From the Richmond Enquirer, 12/18/1862, p. 2, c. 3

ABOLITION PRISONERS. – Up to yesterday morning, 299 Abolition prisoners had arrived at the Libby prison, from the lines of the Rappahannock. – Among them were Captain S. S. Marchant, company H, 136th Pa., Lieut. John E. Powers, company E, 2d "Va." Cavalry; F. Lamb, United States Telegraph Corps; William Forster, a New York pedlar, and a number of sutlers, sutlers' clerks, &c. All of the latter, except Captain Marchant, were taken at Dumfries.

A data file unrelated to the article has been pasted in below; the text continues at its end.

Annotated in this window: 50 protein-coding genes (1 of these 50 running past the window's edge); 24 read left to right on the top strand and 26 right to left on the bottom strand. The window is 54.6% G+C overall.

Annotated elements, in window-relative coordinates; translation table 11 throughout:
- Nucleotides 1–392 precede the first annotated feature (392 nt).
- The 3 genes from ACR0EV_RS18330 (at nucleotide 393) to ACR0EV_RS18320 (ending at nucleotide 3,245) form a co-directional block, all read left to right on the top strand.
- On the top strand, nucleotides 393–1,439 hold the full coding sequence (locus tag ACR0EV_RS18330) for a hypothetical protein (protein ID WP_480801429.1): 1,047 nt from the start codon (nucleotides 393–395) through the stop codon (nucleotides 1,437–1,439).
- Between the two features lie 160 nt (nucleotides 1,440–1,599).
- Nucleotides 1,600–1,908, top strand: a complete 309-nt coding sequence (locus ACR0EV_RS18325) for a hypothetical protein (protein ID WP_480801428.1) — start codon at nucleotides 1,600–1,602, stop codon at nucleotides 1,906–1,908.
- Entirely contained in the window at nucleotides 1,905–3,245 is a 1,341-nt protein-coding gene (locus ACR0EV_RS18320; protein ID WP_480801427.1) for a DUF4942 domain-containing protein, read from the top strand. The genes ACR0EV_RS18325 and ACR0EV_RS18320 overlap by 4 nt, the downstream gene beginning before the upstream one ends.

A special train on the Central railroad brought down last evening, at half past five o'clock, four hundred and sixty more prisoners, including eleven commissioned officers. They were taken before Fredericksburg, and marched to Hanover Junction, where they were taken up by the train. The men were in fine spirits, and while waiting at the depot, indulged themselves freely in keen joking about "getting here before Burny," and "taking Richmond by themselves." They belong chiefly to Pennsylvania and New Jersey regiments.

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